It seems japanese have a lot of words for "hero". In anime series, you hear all these words translated as "hero". Do all of them mean the same, or do they actually have nuances?

1 Answer 1


ヒーロー and 英雄 mean almost the same thing. They refer to someone who is respected for accomplishing something through bravery or other (mainly physical) ability. Historical ヒーロー/英雄 include Alexander the Great and King Arthur. In fiction, Marvel characters are ヒーロー/英雄. Nationally popular real-life athletes such as Shohei Otani are also recognized as ヒーロー.

勇者 is mainly recognized as a term of fantasy and role-playing games, and its definition varies from work to work. In some titles, it's just one of many character classes, alongside 剣士 (swordsman) or 魔法使い (mage). For example, in Elden Ring, a 勇者 ("hero") looks like this, and in Fire Emblem, 勇者 ("hero") is a promoted class of the mercenary class. But in many works, 勇者 is the title given by the king or God to someone who has the mission to save the world. The most stereotypical 勇者 imagined by Japanese people is 勇者 depicted in the Dragon Quest series, who travels around the world on a mission to eventually defeat the evil lord.

勇士 is a term used in different contexts to refer to different jobs or titles. In general, it refers to a type of people who are not 兵士 (soldiers) but fight bravely with swords, axes, or spears. Their social status may be high or low, and they may or may not be respected by others. In many works, 勇士 may be closer to "warrior" or "gladiator" than "hero".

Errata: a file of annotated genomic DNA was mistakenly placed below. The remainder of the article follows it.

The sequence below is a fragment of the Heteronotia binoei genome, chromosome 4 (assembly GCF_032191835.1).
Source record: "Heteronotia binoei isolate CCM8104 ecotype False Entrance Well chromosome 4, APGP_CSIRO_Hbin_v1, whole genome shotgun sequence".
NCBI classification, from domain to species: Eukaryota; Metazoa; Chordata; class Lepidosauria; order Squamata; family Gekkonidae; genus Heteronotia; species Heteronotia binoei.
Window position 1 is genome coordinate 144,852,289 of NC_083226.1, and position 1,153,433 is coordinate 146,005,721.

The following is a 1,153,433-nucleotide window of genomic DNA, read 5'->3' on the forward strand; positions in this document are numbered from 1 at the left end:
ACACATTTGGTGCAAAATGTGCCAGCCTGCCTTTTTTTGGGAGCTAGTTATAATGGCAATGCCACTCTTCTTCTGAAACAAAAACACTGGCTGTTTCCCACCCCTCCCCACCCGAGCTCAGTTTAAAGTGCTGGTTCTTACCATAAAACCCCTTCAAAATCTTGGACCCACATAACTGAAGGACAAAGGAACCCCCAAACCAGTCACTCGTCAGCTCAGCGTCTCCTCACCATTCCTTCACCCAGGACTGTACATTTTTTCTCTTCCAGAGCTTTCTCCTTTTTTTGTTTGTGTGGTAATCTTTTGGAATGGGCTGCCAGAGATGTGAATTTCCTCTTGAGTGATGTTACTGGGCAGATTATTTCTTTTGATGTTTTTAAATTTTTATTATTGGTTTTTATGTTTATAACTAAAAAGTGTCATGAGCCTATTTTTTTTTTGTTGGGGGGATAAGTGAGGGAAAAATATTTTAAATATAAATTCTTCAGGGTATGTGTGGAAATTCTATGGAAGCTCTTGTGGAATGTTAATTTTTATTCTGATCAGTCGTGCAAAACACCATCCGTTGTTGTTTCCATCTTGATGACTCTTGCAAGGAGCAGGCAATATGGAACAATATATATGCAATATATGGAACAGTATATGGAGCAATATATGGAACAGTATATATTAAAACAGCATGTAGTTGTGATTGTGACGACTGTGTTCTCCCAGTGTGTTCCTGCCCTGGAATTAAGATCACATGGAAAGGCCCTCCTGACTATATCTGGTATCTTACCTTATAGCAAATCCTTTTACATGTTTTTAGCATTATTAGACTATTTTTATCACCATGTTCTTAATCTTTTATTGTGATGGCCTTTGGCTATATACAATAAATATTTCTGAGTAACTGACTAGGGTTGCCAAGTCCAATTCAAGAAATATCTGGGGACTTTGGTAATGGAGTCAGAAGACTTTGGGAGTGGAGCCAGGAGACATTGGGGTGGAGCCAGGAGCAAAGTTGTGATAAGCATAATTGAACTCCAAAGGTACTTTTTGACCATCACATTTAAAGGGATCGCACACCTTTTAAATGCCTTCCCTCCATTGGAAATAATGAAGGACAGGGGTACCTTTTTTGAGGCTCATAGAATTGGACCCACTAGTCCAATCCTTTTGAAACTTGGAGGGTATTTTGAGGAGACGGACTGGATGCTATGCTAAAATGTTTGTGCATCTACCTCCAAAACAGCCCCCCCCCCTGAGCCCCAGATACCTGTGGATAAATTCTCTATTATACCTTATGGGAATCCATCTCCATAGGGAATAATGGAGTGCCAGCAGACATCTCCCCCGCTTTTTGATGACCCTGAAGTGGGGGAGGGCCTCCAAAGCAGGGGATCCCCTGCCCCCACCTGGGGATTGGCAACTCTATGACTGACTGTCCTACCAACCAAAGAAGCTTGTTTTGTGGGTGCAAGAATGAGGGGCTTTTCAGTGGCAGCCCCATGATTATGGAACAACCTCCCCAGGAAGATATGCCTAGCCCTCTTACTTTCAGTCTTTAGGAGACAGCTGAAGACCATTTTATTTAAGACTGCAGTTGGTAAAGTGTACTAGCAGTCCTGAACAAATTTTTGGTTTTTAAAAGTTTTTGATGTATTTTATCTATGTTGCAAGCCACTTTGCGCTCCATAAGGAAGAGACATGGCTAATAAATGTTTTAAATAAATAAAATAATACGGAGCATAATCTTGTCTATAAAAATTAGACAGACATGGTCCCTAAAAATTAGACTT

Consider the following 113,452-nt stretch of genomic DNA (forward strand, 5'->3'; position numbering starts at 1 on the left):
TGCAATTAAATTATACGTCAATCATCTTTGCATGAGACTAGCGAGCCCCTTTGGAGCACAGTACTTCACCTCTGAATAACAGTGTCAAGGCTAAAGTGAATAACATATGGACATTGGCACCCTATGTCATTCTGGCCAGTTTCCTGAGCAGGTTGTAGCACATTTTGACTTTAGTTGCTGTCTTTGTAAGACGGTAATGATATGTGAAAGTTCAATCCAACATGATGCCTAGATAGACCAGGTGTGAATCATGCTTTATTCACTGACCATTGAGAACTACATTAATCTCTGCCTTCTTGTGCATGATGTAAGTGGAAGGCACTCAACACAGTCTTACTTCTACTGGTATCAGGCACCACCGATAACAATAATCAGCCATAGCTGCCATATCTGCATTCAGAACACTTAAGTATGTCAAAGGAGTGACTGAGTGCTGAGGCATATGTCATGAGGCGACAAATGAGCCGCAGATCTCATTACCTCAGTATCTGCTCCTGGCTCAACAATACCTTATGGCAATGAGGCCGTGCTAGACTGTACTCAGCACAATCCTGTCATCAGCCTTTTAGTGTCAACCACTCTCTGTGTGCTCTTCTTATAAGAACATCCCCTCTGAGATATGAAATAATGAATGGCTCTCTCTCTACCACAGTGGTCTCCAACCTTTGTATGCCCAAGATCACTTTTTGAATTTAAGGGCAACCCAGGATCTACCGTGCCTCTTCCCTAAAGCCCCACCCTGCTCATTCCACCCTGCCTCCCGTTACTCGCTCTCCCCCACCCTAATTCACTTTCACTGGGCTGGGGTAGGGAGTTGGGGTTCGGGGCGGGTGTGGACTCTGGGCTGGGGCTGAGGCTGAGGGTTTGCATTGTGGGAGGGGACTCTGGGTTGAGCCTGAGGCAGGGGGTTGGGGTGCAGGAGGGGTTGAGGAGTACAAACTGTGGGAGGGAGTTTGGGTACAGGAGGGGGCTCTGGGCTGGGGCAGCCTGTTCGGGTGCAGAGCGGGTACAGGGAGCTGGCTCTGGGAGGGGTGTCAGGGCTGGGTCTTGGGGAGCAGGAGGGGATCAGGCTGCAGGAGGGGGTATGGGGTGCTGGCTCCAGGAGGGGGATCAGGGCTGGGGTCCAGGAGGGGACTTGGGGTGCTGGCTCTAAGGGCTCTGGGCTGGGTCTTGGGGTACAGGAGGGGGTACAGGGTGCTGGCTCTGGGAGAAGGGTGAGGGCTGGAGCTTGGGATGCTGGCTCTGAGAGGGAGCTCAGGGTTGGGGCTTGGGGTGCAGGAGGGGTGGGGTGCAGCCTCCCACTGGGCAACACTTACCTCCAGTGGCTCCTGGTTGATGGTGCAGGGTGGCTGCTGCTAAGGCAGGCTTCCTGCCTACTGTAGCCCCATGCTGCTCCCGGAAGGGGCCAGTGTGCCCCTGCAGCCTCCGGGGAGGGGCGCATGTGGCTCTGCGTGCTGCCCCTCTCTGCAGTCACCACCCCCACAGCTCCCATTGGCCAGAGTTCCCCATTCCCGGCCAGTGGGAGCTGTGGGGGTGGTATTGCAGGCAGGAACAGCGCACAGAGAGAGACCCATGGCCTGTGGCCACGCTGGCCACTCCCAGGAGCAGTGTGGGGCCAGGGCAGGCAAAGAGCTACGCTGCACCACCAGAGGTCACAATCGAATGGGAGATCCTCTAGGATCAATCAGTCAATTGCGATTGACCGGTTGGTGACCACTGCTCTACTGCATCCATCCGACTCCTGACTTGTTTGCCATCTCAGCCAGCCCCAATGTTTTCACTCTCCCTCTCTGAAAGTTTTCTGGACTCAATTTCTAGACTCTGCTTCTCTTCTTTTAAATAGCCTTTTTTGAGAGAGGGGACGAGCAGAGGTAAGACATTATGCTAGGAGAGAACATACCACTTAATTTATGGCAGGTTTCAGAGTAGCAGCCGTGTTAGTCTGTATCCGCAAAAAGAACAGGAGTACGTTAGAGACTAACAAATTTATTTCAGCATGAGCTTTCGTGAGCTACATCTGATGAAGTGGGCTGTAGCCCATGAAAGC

• Interesting that you choose Alexander the Great and King Arthur of examples of ヒーロー/英雄. To an English/European/Western mind, neither of those two men would be considered ‘heros’. Staying in Arthurian legend, Lancelot could be called a hero, but not Arthur. It sounds very odd to describe any legendary king/emperor/equivalent as a hero, for some reason… perhaps their status implies heroicness? I don’t know. If a ruler saved a child from a burning building, you might still call them a hero for that, but not for their status or accomplishments as a ruler. Commented Apr 8 at 1:45
  • @JanusBahsJacquet It's true that being a ruler does not necessarily mean being a hero, but these two people had great military achievements, so couldn't we refer to that aspect when calling them heroes? Still, it's fine to replace them with someone who you think is typically considered a historical hero(ine). Jeanne d'Arc, maybe?
    – naruto
    Commented Apr 8 at 2:15
  • No, I don’t think so. Perhaps somewhat illogically, great military achievements as a general trait don’t really ‘count’ for rulers. An individual show of extreme bravery in a particular battle might, but just being a ruler who has conquered and been successful in military matters doesn’t really affect hero-ness. Jeanne d’Arc would definitely count, though. I think a big part of the ‘hero’ is to do with exceeding expectations: historic rulers were expected to defeat enemies and conquer new lands. Doing so didn’t make them heroes; not doing so made them (relative) failures. Commented Apr 8 at 9:22
  • @JanusBahsJacquet I just looked english wikipedia "King Arthur is a legendary king of Britain, and a hero and central figure in the medieval literary tradition known as the Matter of Britain." Here we also hear him mentioned as hero
    – Pablo
    Commented Apr 8 at 12:28
  • BTW, if you google "king arthur hero" it returns 28,500,000 results
    – Pablo
    Commented Apr 8 at 12:29

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